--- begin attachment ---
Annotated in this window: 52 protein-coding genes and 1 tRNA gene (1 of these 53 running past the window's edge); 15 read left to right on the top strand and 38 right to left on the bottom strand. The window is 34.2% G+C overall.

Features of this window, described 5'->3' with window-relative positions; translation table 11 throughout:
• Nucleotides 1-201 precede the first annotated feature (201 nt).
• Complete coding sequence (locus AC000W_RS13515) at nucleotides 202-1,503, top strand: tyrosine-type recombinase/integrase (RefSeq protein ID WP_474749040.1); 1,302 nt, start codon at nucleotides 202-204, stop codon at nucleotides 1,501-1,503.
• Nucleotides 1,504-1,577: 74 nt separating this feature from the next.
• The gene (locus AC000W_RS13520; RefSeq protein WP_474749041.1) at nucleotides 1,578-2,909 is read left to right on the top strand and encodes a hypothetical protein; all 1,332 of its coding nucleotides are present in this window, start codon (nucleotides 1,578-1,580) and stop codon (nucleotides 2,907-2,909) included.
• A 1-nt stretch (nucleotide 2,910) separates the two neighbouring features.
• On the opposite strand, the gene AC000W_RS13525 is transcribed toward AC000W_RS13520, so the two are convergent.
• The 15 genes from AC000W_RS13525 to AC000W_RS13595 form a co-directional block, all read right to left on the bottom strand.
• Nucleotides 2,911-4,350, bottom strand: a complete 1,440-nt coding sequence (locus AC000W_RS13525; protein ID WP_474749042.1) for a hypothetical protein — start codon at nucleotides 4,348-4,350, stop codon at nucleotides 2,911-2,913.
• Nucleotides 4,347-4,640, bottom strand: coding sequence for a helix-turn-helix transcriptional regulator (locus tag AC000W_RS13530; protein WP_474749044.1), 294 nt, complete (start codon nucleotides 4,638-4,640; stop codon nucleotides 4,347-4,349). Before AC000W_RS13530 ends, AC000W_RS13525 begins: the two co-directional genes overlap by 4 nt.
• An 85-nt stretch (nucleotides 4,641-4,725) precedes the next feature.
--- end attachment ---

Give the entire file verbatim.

Annotated in this window: 52 protein-coding genes and 1 tRNA gene (1 of these 53 running past the window's edge); 15 read left to right on the top strand and 38 right to left on the bottom strand. The window is 34.2% G+C overall.

Features of this window, described 5'->3' with window-relative positions; translation table 11 throughout:
• Nucleotides 1-201 precede the first annotated feature (201 nt).
• Complete coding sequence (locus AC000W_RS13515) at nucleotides 202-1,503, top strand: tyrosine-type recombinase/integrase (RefSeq protein ID WP_474749040.1); 1,302 nt, start codon at nucleotides 202-204, stop codon at nucleotides 1,501-1,503.
• Nucleotides 1,504-1,577: 74 nt separating this feature from the next.
• The gene (locus AC000W_RS13520; RefSeq protein WP_474749041.1) at nucleotides 1,578-2,909 is read left to right on the top strand and encodes a hypothetical protein; all 1,332 of its coding nucleotides are present in this window, start codon (nucleotides 1,578-1,580) and stop codon (nucleotides 2,907-2,909) included.
• A 1-nt stretch (nucleotide 2,910) separates the two neighbouring features.
• On the opposite strand, the gene AC000W_RS13525 is transcribed toward AC000W_RS13520, so the two are convergent.
• The 15 genes from AC000W_RS13525 to AC000W_RS13595 form a co-directional block, all read right to left on the bottom strand.
• Nucleotides 2,911-4,350, bottom strand: a complete 1,440-nt coding sequence (locus AC000W_RS13525; protein ID WP_474749042.1) for a hypothetical protein — start codon at nucleotides 4,348-4,350, stop codon at nucleotides 2,911-2,913.
• Nucleotides 4,347-4,640, bottom strand: coding sequence for a helix-turn-helix transcriptional regulator (locus tag AC000W_RS13530; protein WP_474749044.1), 294 nt, complete (start codon nucleotides 4,638-4,640; stop codon nucleotides 4,347-4,349). Before AC000W_RS13530 ends, AC000W_RS13525 begins: the two co-directional genes overlap by 4 nt.
• An 85-nt stretch (nucleotides 4,641-4,725) precedes the next feature.